Buy low, sell high, and make bank with Market Crashers

market-crashers-original

Remember when I beat Crimson Shroud some time back and opened up a ton of free space on my Nintendo 3DS? No? Well, click here to read more about that and then come back so, sequentially, you are following along with this story. It might help. Right. Well, with all that free space prime for the filling, I went and downloaded a bunch of other things, such as updates to Pokémon Shuffle and that freemium Pokémon Picross thing, which I’ve kind of only touched twice since and not for very long. Aside from those, I also grabbed a free new StreetPass mini-game from Nintendo as part of their promotion of a whole bunch of new StreetPass mini-games, deciding between Slot Car Rivals, a racing game, and Market Crashers, a business simulation game. You can figure out which one I picked.

Ultimately, Market Crashers is a fast-paced decision-making game. You know how in those Telltale games like The Walking Dead and Game of Thrones you only have so long to reply to someone before the scene moves forward? It’s all that. Except money is at stake instead of someone’s friendship or, as it often happens, their life. Anyways, you are a new day trader to the market scene, and so you’ll need the help of analysts to ensure you are making the best estimations of the market. This is where the StreetPassing comes in, as each person you connect with will help show a stronger forecast of how the market will play out. That way you know when to buy low and sell high or hold back. Or, if you are like me, buy one share and then immediately freeze up from a panic attack over not wanting to mess up, ironically messing up nonetheless.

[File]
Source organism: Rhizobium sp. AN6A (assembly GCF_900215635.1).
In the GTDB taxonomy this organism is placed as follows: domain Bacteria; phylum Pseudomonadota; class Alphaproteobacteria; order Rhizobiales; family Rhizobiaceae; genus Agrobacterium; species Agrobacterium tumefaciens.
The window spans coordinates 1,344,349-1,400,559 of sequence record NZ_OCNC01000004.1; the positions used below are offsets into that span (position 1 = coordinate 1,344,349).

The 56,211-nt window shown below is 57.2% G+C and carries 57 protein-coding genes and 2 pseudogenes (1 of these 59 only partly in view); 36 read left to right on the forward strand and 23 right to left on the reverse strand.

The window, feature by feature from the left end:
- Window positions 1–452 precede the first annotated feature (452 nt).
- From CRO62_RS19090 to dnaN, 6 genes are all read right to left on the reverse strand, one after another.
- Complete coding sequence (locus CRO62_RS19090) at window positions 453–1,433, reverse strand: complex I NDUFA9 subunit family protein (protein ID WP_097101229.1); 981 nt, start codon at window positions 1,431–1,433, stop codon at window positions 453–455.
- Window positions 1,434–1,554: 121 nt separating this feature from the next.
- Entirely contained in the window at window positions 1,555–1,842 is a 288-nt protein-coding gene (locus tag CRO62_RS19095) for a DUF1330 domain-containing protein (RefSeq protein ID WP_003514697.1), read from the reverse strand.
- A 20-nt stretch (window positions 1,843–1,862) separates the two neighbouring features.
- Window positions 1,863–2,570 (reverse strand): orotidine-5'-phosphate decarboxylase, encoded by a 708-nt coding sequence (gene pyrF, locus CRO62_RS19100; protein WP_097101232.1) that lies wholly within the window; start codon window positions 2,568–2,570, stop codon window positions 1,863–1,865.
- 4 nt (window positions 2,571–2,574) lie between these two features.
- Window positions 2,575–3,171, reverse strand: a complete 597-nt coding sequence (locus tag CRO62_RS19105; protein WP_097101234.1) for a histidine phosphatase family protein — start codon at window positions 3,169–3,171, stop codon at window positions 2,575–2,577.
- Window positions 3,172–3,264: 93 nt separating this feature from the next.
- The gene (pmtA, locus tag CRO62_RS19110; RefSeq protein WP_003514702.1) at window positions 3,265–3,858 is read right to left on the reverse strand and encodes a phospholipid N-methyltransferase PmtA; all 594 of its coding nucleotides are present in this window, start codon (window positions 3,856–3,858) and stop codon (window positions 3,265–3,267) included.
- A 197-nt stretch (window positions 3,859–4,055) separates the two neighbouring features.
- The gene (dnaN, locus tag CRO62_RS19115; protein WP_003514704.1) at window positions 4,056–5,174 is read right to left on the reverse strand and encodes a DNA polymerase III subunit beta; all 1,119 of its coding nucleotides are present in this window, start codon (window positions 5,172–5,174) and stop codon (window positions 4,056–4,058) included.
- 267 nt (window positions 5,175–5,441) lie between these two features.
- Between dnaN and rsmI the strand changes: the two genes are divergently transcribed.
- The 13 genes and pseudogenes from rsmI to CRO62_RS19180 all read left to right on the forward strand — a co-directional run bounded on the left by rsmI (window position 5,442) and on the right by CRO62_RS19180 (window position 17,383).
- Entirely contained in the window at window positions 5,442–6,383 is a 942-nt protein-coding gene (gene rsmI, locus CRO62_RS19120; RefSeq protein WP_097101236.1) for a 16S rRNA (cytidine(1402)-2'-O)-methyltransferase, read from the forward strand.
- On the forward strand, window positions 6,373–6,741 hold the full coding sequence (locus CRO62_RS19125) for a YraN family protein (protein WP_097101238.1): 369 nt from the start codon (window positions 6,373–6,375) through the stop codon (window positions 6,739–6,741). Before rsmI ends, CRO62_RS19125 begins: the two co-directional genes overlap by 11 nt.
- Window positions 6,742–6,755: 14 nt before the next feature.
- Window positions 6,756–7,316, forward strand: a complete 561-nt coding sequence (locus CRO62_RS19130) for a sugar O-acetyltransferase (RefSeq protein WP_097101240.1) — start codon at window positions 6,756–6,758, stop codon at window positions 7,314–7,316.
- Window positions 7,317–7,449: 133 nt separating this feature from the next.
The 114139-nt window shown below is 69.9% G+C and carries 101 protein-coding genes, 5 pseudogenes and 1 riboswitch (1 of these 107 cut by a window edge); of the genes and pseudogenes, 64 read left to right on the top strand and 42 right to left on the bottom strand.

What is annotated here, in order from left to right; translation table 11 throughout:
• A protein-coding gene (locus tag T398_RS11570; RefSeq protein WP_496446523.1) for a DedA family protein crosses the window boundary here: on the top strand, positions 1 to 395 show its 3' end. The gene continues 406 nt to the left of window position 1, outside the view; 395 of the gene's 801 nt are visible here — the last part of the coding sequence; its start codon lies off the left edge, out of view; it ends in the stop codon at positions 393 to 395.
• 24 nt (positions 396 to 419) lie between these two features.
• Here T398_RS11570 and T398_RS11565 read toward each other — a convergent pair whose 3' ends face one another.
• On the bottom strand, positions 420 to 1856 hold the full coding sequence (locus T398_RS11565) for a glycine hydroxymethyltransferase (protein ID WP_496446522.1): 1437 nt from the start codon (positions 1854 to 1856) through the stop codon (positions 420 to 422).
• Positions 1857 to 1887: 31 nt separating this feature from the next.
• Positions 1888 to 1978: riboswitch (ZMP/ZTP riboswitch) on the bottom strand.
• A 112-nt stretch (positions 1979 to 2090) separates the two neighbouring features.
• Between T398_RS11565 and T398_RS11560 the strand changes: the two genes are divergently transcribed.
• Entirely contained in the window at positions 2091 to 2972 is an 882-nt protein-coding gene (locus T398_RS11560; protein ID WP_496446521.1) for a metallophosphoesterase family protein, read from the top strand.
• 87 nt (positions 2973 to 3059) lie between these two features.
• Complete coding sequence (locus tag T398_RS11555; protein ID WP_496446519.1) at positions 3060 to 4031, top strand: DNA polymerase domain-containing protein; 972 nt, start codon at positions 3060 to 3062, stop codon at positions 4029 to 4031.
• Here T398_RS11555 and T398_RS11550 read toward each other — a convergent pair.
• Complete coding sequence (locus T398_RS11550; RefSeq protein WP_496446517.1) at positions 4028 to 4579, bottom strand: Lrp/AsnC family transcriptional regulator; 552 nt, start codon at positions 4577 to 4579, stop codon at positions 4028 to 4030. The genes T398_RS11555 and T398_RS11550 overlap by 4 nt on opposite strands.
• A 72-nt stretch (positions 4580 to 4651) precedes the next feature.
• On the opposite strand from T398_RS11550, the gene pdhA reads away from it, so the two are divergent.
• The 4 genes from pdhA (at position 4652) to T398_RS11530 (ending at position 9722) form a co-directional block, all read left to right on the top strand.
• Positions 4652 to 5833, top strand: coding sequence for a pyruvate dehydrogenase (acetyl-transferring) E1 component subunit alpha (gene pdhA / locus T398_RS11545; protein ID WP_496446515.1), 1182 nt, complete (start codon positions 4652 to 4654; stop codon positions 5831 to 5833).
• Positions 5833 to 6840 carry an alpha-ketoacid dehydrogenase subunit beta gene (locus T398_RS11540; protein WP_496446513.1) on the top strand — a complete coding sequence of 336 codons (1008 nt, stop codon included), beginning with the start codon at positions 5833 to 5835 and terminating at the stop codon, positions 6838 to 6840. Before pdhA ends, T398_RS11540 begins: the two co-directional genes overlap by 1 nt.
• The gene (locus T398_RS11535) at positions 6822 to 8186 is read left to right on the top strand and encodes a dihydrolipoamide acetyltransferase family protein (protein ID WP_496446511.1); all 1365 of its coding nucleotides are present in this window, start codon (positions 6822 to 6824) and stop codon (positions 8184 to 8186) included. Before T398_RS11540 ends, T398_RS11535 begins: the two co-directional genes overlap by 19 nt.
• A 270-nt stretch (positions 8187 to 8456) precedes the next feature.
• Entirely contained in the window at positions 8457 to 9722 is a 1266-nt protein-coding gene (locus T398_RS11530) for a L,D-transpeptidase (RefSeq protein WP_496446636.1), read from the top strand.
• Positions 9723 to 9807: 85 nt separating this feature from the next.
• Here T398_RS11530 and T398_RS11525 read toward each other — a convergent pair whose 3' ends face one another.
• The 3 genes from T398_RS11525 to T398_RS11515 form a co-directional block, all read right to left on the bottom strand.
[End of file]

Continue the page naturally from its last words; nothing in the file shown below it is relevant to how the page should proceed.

You can buy up to ten shares at a time from fictitious companies like Piece-By-Piece Deliveries and Kingfinder Studios. Purchasing a share is as easy as hitting a button; in fact, that’s what you do–the A button buys shares and the Y button sells. As time trudges forward, an analyst might say that there is big news, and this could either be a big drop or rise. The short goal for Market Crashers is to do well and earn money, using those StreetPassed Miis to the best of their ability, and the longer goal is to earn a massive amount of money, with the first flag being $10 million. Hmm. In the two sessions I played, I earned money, and then I lost money, so that longer goal might forever be a longer goal for me.

Stocks are definitely not my thing, both in real life and, now I can confirm, in videogame form. Watching line graphs grow and change isn’t all that exciting, and knowing that an investment is behind those ups and downs is more than enough to stress me out greatly. Then there’s also the requirement of making rapid-fire decisions to get things done. Um, no. I’m not good at that. I’m a thinker, a muller (not to be confused with a mullet), a man of wonder, and I’m always one hundred percent too afraid to instantly commit to something in the matter of a few seconds. Chances are, that never works out great for me. I’d rather assess the scenario, really study it, and then dive in. In the end, I’d make a better analyst than day trader.

I don’t know. Maybe I should have gone with that little car racing game. It’s too late now to go back, and I don’t expect to hit many more areas with lots of people carrying their Nintendo 3DS around–thanks, MICE 2016!–so I’ll just stick with collecting puzzle pieces and earning new hats via multiple playthroughs of Find Mii 2.

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